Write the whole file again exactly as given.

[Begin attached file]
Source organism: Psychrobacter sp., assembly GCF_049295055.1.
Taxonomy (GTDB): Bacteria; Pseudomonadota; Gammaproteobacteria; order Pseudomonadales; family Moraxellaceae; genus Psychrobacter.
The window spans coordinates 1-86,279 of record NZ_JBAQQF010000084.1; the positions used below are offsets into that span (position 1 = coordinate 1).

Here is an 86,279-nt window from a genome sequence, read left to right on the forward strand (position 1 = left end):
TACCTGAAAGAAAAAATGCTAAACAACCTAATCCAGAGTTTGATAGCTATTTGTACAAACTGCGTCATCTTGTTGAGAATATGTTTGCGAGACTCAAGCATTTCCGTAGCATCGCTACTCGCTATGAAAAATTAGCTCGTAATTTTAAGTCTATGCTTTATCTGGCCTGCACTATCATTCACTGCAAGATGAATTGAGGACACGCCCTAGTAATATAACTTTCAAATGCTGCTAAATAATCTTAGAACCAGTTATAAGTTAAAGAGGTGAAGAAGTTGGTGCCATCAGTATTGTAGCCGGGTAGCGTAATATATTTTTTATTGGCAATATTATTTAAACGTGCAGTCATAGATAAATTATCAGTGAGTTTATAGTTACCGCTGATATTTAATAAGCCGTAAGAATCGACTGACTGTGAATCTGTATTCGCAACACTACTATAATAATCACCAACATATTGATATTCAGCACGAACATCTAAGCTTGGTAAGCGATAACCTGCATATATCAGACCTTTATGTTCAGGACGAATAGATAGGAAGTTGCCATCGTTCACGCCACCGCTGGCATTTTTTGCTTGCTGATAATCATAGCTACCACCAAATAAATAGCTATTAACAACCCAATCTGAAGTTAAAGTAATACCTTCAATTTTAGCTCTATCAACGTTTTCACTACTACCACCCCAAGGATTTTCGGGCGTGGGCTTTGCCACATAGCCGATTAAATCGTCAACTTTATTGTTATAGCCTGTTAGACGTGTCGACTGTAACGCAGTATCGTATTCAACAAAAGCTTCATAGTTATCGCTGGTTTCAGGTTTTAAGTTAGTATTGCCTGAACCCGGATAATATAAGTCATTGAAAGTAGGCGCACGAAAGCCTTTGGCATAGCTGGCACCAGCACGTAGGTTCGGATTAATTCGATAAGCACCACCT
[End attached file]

Source organism: Psychrobacter sp., assembly GCF_049295055.1.
Taxonomy (GTDB): Bacteria; Pseudomonadota; Gammaproteobacteria; order Pseudomonadales; family Moraxellaceae; genus Psychrobacter.
The window spans coordinates 1-86,279 of record NZ_JBAQQF010000084.1; the positions used below are offsets into that span (position 1 = coordinate 1).

Here is an 86,279-nt window from a genome sequence, read left to right on the forward strand (position 1 = left end):
TACCTGAAAGAAAAAATGCTAAACAACCTAATCCAGAGTTTGATAGCTATTTGTACAAACTGCGTCATCTTGTTGAGAATATGTTTGCGAGACTCAAGCATTTCCGTAGCATCGCTACTCGCTATGAAAAATTAGCTCGTAATTTTAAGTCTATGCTTTATCTGGCCTGCACTATCATTCACTGCAAGATGAATTGAGGACACGCCCTAGTAATATAACTTTCAAATGCTGCTAAATAATCTTAGAACCAGTTATAAGTTAAAGAGGTGAAGAAGTTGGTGCCATCAGTATTGTAGCCGGGTAGCGTAATATATTTTTTATTGGCAATATTATTTAAACGTGCAGTCATAGATAAATTATCAGTGAGTTTATAGTTACCGCTGATATTTAATAAGCCGTAAGAATCGACTGACTGTGAATCTGTATTCGCAACACTACTATAATAATCACCAACATATTGATATTCAGCACGAACATCTAAGCTTGGTAAGCGATAACCTGCATATATCAGACCTTTATGTTCAGGACGAATAGATAGGAAGTTGCCATCGTTCACGCCACCGCTGGCATTTTTTGCTTGCTGATAATCATAGCTACCACCAAATAAATAGCTATTAACAACCCAATCTGAAGTTAAAGTAATACCTTCAATTTTAGCTCTATCAACGTTTTCACTACTACCACCCCAAGGATTTTCGGGCGTGGGCTTTGCCACATAGCCGATTAAATCGTCAACTTTATTGTTATAGCCTGTTAGACGTGTCGACTGTAACGCAGTATCGTATTCAACAAAAGCTTCATAGTTATCGCTGGTTTCAGGTTTTAAGTTAGTATTGCCTGAACCCGGATAATATAAGTCATTGAAAGTAGGCGCACGAAAGCCTTTGGCATAGCTGGCACCAGCACGTAGGTTCGGATTAATTCGATAAGCACCACCT